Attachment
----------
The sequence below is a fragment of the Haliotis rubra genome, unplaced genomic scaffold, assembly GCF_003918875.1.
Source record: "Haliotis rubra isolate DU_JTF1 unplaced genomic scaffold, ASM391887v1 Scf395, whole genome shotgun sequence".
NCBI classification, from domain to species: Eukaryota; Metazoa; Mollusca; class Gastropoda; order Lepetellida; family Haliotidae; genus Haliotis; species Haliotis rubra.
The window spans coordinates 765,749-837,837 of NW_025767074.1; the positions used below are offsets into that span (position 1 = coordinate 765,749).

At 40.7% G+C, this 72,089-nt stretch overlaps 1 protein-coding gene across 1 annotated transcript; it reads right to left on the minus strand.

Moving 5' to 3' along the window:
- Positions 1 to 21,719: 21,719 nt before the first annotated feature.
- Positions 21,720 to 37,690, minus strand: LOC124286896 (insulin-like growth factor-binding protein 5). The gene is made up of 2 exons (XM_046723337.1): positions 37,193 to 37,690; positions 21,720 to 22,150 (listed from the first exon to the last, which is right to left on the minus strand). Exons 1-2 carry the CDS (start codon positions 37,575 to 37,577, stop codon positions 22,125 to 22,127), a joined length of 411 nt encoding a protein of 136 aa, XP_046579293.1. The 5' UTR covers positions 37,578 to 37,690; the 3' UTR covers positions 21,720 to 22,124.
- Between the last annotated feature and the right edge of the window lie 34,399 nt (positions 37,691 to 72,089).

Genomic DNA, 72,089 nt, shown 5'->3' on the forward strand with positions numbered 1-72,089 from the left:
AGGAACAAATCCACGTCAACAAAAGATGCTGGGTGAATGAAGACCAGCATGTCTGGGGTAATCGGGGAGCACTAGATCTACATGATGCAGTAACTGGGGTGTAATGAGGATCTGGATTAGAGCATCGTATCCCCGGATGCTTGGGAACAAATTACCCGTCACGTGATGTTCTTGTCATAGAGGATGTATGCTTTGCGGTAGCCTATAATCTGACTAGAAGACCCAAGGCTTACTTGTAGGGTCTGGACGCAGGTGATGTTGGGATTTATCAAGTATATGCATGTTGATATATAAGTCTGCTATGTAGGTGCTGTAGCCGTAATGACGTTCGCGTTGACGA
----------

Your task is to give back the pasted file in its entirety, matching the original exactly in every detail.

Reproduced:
The sequence below is a fragment of the Haliotis rubra genome, unplaced genomic scaffold, assembly GCF_003918875.1.
Source record: "Haliotis rubra isolate DU_JTF1 unplaced genomic scaffold, ASM391887v1 Scf395, whole genome shotgun sequence".
NCBI classification, from domain to species: Eukaryota; Metazoa; Mollusca; class Gastropoda; order Lepetellida; family Haliotidae; genus Haliotis; species Haliotis rubra.
The window spans coordinates 765,749-837,837 of NW_025767074.1; the positions used below are offsets into that span (position 1 = coordinate 765,749).

At 40.7% G+C, this 72,089-nt stretch overlaps 1 protein-coding gene across 1 annotated transcript; it reads right to left on the minus strand.

Moving 5' to 3' along the window:
- Positions 1 to 21,719: 21,719 nt before the first annotated feature.
- Positions 21,720 to 37,690, minus strand: LOC124286896 (insulin-like growth factor-binding protein 5). The gene is made up of 2 exons (XM_046723337.1): positions 37,193 to 37,690; positions 21,720 to 22,150 (listed from the first exon to the last, which is right to left on the minus strand). Exons 1-2 carry the CDS (start codon positions 37,575 to 37,577, stop codon positions 22,125 to 22,127), a joined length of 411 nt encoding a protein of 136 aa, XP_046579293.1. The 5' UTR covers positions 37,578 to 37,690; the 3' UTR covers positions 21,720 to 22,124.
- Between the last annotated feature and the right edge of the window lie 34,399 nt (positions 37,691 to 72,089).

Genomic DNA, 72,089 nt, shown 5'->3' on the forward strand with positions numbered 1-72,089 from the left:
AGGAACAAATCCACGTCAACAAAAGATGCTGGGTGAATGAAGACCAGCATGTCTGGGGTAATCGGGGAGCACTAGATCTACATGATGCAGTAACTGGGGTGTAATGAGGATCTGGATTAGAGCATCGTATCCCCGGATGCTTGGGAACAAATTACCCGTCACGTGATGTTCTTGTCATAGAGGATGTATGCTTTGCGGTAGCCTATAATCTGACTAGAAGACCCAAGGCTTACTTGTAGGGTCTGGACGCAGGTGATGTTGGGATTTATCAAGTATATGCATGTTGATATATAAGTCTGCTATGTAGGTGCTGTAGCCGTAATGACGTTCGCGTTGACGA